By Frank Warren
It's no secret that, due to the recession and being involved in the launch of BoxNation, the last two years have been the toughest of my promotional career which now spans four decades. But last Tuesday, at the Grosvenor House on Park Lane in London's West End, I was delighted to announce the formation of a new and exclusive promotional entity involving steel magnet Bill Ives, my sons' company Queensberry Promotions, and myself which I feel will significantly benefit British boxing.
Eastender Bill, chairman and principal at Rainham Steel – the UK's foremost independent steel stockholder is one of the UK's most successful businessmen and regularly features high on the Sunday Times Rich List.
A lifelong fight fanatic, big Bill was once a very good amateur heavyweight back in the 1960s before eye problems curtailed his professional ambitions inside the ring.
It is a huge boost knowing that such an astute commercial operator supports our vision and has confidence that we will eventually return him a profit. We will work together and continue to invest in British boxing and hopefully British fight fans will benefit – similar to how Chelsea supporters must have felt when Mr Abramovic arrived at Stamford Bridge!
Bill's injection of finance will allow us to continue to invest even more heavily in grassroots boxing and attract the brightest emerging talents. We'll be better able to develop the plethora of prospects already on our roster into champions and hopefully elevate our existing champions into household names.
The greater revenue will also allow us to further improve the quality of our promotions by stacking our shows with even more title fights, something which will benefit fans who buy tickets or who watch from their armchairs on the box.
Mr Ives is a major investor in 'The Channel of Champions'. The network was launched during an inclement time for the economy and many cynics predicted that it was doomed.
Quite the contrary, it is flourishing. Over the past two years, BoxNation has ploughed £20m straight back into British boxing and infrastructure, which has been great for both fighters and fans.
Bill's increased commitment adds long term stability to the network. It allows us to continue delivering the biggest and best fights to our ever-expanding band of subscribers and also to extend our ambitions to the next level. Later this year we'll be adding a HD channel.
Week in, week out, the network broadcasts the globe's biggest superstars – fighters British fans otherwise wouldn't get to watch live – and all for less than the price of a pint of beer a week.
Just recently BoxNation staved off all competition to secure exclusive live UK broadcasting rights to next weekend's world light-middleweight unifier between Floyd Mayweather and Saul Alvarez. The mouth-watering showdown is easily the biggest boxing event of 2013 and early indications suggest it will smash all pay-per-view box office records.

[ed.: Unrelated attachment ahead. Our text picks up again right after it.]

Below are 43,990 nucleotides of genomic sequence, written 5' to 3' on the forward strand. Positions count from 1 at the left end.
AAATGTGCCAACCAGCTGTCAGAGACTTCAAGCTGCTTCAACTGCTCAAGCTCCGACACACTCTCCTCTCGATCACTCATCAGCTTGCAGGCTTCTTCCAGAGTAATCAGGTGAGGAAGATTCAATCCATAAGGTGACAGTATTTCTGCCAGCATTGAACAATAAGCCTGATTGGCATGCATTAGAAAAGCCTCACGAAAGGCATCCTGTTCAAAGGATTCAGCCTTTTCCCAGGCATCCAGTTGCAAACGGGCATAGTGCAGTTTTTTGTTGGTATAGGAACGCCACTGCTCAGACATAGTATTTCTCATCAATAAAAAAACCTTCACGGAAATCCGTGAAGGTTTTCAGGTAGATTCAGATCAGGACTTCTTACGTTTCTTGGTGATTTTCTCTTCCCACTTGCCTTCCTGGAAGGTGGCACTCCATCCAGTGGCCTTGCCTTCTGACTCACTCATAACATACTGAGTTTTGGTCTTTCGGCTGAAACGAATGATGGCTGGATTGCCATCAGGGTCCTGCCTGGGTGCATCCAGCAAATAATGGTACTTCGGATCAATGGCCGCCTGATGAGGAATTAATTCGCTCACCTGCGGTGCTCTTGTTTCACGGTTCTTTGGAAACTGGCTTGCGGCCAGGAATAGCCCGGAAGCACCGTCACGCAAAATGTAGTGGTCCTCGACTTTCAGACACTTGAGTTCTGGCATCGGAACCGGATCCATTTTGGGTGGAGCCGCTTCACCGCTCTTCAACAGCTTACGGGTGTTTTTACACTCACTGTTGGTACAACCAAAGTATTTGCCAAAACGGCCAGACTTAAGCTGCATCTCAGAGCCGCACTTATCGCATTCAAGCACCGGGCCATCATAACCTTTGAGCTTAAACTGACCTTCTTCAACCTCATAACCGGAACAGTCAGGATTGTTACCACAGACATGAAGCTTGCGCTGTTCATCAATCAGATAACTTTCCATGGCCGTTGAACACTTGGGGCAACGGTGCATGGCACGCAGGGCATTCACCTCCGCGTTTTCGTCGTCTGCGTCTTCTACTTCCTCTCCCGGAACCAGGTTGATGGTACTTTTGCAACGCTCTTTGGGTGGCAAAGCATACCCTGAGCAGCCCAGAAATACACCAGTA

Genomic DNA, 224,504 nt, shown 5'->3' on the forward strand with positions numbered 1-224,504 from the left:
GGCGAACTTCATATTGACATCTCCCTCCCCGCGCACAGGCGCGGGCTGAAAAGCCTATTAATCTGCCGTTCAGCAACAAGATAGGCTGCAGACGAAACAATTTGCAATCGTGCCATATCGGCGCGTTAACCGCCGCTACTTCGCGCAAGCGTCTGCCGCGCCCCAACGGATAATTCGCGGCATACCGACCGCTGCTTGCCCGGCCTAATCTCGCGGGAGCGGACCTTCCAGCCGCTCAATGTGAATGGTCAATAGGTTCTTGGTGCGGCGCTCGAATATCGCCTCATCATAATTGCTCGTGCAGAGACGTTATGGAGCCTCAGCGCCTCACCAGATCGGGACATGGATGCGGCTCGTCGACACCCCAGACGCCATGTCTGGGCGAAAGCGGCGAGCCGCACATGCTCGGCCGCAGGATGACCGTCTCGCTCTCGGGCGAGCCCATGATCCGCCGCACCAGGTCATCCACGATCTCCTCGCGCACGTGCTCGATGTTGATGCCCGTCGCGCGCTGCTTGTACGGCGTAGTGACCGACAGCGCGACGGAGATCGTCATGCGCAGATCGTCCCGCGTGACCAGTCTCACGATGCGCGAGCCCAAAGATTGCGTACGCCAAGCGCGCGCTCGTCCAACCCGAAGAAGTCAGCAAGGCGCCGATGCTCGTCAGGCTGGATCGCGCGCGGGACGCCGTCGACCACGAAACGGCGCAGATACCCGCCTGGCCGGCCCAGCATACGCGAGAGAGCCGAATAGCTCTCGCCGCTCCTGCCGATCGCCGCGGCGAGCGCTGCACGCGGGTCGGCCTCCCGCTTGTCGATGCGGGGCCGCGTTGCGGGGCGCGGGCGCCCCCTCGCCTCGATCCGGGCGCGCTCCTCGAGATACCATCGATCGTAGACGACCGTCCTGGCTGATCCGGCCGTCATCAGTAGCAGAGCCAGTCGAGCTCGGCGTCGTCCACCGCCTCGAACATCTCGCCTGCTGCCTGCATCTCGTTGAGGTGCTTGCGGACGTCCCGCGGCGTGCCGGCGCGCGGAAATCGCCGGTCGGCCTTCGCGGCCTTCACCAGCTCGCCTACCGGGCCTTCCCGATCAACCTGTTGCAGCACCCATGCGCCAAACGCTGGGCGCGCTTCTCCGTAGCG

The considerable financial clout and business acumen that Bill brings shall be supplemented by the youthful drive and energy of my sons, plus the knowledge and experience I've acquired during four decades involvement in the game. Together, I hope that we will give the fans what they want – the best fights.
After eight consecutive WBO championship wins, Coatbridge lightweight Ricky Burns should have a higher profile and be contesting more meaningful contests.
Following his career high fourth round stoppage of Kevin Mitchell 12 months ago, I offered 'Rickster' a nailed –on unification clash on home turf with IBF kingpin Miguel Vasquez of Mexico.
It was a very winnable contest and an impressive victory would probably have elevated Burns into a blockbuster against pound for pound contender Adrien Broner for life-changing money.
Instead the 30 year old Scot opted for his mandatory obligation against unheralded but talented and unbeaten Jose Gonzalez from Puerto Rico.
It was a fight I'd previously counselled against Burns accepting at short notice. He almost came unstuck – behind on all three cards and victim of a real shellacking in round seven – before digging deep and persuading the visitor to raise the white flag whilst sat on his stool after nine rounds.
Ricky has little to gain when he makes a voluntary defence of his WBO lightweight strap against Phoenix based Mexican Raymondo Beltran in Glasgow tonight.
The challenger, a 7-2 underdog, is undeniably tough and hungry but is past his prime.
A long term spar-mate of Filipino legend Manny Pacquiao, Beltran's 34 fight slate already lists six defeats beneath world level and he has previously been stopped twice.
His warmongering style appears tailor made for Burns who should retain comfortably, provided he sticks with his boxing skills.
Thereafter, Ricky is committed to another risky but mandatory. He is obliged to defend against dangerous Nebraskan banger Terence Crawford, unbeaten in 21, before the turn of the year.
Again it is a fight that is unlikely to court either the attention or pay cheque that Burns covets. Surprising then that no one from his camp was present to fight his corner at the annual WBO convention in Budapest last month.
It was sad to read that Tommy Morrison passed away earlier this week at the young age of 44. The cause of death hasn't been released by his family, but Morrison was diagnosed with HIV in 1996 and continually refused to accept the diagnosis.
An exciting puncher with a feared left hook, he had 42 knockouts in 52 fights, and won the WBO World Heavyweight title against George Foreman, but was shockingly stopped in one round against British born Michael Bentt in his second defence.
Following his HIV diagnosis he missed out on a mega-payday against Mike Tyson which would have been a huge fight.